Jeff Lugerner asked:
Each and every day managers and leaders are told, directed and implored to collaborate with their peers, cross functional peers, internal customers, cross functional organizations, and just about every one under the corporate roof! It is an old mantra, it is a new mantra and it wonâ€™t go away. Being able to cross functionally collaborate seems to have become the make or break skill set for peopleâ€™s careers in this new millennium.
Then why are most people not very good at it and need to be told time and time again that they have to master this skill to be successful?
Our notion is that collaboration for many of us is an un-natural act that involves among other things, listening more, going slower, putting aside self-interest to some degree and trusting other peopleâ€™s intentions. Now thatâ€™s a tall task. None of us really like the aforementioned behaviors that are the antithesis to our â€œIâ€™m in a hurry and hereâ€™s what my organization needs to be successfulâ€ world we live and work in.
Collaboration requires us to wear many different â€œhatsâ€ none of which are called â€œdriverâ€— although being a driver comes in handy once youâ€™ve done all the pre-work. The pre-work involves wearing the hats of facilitator, business partner and influencer, meeting after meeting moving the process forward and taking almost everybody with you on this journey.
We have identified below the roles a good collaborator must play in order to have any chance of being successful. Keep in mind that while there is a general progression from facilitator to business partner to influencer this is not intended to be done in a strictly linear fashion. Different meetings, people and circumstances require the good collaborator to be agile and pick the right behaviors and the right time. The mistake most people make is they jump right into selling and telling and rarely if ever utilize the â€œfacilitatorâ€, â€œbusiness partnerâ€ or â€œinfluencerâ€ behaviors. The effect this has on people is that they feel like they are being sold to and closed on.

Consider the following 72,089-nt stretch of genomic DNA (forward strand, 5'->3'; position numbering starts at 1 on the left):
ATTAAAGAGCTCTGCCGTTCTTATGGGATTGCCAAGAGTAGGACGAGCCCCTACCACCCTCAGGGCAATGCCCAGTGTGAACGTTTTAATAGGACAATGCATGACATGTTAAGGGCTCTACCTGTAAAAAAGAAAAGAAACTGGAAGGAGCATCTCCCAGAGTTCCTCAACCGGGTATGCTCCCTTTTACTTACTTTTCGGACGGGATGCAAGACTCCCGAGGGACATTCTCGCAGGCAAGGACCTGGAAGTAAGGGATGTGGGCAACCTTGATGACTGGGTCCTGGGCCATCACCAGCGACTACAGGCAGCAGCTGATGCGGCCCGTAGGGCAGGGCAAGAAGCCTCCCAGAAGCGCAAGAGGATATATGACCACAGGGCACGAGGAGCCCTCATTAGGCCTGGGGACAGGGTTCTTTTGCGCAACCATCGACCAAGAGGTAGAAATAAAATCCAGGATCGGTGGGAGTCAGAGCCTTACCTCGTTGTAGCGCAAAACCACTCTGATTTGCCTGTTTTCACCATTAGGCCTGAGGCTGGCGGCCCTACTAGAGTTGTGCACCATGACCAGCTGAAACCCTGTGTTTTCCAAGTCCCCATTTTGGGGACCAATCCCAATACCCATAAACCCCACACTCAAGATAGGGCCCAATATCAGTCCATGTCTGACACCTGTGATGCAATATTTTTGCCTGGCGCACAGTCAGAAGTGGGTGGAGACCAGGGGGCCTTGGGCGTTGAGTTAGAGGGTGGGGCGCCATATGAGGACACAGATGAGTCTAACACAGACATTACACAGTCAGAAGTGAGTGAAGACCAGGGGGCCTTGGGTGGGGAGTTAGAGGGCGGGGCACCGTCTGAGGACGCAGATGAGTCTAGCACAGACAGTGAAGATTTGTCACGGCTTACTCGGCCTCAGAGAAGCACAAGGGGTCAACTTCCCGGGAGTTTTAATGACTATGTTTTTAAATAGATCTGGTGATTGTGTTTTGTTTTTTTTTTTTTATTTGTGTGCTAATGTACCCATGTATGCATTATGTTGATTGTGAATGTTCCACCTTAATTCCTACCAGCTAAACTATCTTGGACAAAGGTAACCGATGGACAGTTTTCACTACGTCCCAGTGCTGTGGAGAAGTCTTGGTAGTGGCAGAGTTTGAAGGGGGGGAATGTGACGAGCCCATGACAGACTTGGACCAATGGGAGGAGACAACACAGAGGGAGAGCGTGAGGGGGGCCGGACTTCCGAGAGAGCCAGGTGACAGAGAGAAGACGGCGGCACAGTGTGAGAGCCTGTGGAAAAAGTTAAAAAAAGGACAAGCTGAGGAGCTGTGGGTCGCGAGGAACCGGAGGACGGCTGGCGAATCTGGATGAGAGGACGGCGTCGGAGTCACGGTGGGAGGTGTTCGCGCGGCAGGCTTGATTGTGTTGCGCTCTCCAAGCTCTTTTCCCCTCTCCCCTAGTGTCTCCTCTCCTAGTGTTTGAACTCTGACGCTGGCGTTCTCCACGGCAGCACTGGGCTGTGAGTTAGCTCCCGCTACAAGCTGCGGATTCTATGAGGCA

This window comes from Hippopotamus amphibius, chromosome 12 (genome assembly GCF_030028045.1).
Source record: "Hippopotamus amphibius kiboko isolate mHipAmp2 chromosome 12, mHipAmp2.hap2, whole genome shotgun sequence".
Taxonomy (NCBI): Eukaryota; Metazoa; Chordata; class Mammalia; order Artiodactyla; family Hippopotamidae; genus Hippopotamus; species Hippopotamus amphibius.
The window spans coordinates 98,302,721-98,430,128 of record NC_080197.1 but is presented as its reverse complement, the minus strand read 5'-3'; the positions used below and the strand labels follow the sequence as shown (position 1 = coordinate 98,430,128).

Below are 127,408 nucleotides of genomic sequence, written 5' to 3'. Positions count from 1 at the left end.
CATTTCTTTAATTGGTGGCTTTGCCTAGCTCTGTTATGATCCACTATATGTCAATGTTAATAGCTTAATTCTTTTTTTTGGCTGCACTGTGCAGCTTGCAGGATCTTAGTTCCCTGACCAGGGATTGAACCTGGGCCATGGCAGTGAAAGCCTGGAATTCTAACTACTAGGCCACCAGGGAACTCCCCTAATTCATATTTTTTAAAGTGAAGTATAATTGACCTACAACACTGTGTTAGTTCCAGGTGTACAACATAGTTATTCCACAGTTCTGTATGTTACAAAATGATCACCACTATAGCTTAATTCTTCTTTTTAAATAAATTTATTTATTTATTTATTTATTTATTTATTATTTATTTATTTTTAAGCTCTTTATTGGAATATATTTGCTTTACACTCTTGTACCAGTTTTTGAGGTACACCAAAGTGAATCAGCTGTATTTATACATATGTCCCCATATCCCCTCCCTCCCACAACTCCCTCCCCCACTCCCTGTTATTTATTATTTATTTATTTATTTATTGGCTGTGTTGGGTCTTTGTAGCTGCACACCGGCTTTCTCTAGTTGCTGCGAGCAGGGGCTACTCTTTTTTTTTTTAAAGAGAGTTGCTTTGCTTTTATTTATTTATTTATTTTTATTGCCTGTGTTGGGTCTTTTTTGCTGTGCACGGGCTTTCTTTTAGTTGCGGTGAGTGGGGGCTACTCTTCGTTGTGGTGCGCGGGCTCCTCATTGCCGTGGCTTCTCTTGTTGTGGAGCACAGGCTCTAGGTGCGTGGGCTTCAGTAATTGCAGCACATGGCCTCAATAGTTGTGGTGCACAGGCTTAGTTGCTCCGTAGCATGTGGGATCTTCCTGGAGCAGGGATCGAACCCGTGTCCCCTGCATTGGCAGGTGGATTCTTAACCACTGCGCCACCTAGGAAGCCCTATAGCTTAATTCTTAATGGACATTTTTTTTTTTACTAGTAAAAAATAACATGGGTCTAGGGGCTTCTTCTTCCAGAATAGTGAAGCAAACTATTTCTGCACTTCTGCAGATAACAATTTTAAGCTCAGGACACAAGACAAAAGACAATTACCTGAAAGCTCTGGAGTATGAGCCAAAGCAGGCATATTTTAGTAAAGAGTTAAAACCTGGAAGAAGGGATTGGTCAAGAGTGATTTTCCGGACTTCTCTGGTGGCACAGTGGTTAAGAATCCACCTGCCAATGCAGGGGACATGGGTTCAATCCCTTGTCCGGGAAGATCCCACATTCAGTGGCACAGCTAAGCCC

As you go through this list, challenge yourself with these questions:
1. Do I demonstrate any of these collaboration behaviors on a consistent basis?
2. Which of the 3 collaboration roles identified could I utilize more effectively in a meeting that I currently lead or attend?
3. In what relationships could I implement more of these behaviors as a way of bringing about more collaboration?
Stage #1 â€“ Facilitator
+ Generates sharing of ideas
+Facilitates the sharing of information
+Acts as a clarifier of communications
+Checks for understanding
+Proactively invites people to contribute/participate
+Identifies what parties have in common and where they may differ
+Creates a sense of safety in the room/meeting
+ Listens to learn others point of view
Mind-Set â€“ Setting the table for mutual respect, trusting each otherâ€™s intentions and a level playing field.
Stage #2- Business Partner
+Models putting self in other peopleâ€™s shoes
+Goes out of his way to understand his business partnerâ€™s needs and interests
+Does not dismiss or diminish his business partnerâ€™s needs or desired outcome
+Uses â€œpartner languageâ€ â€œwe, together, partners, etc.â€
+Demonstrates a willingness to make all parties successful
+Begins to facilitate and generate â€œboth gainâ€ solutionsâ€
Mind- Set â€“ Investing in each otherâ€™s success.
+Insures that all data and information has been shared
+Calls for interpretation of data presented
+â€Calls outâ€ selling and telling behavior
+Pushes group to generate â€œboth gainâ€ solutions
+Calls on content experts to influence possible decisions
+Calls on â€œgroup know-howâ€ to come up with a solution in the best interest of the company
+Generates lessons learned from previous projects
+Blocks any attempts at dismissing perspectives, continuous convincing or pointing out why others are wrong
Mind-Set â€“ Drive the team towards a â€œboth gainâ€ solution and maintain a partner attitude without adversarial relationships forming.
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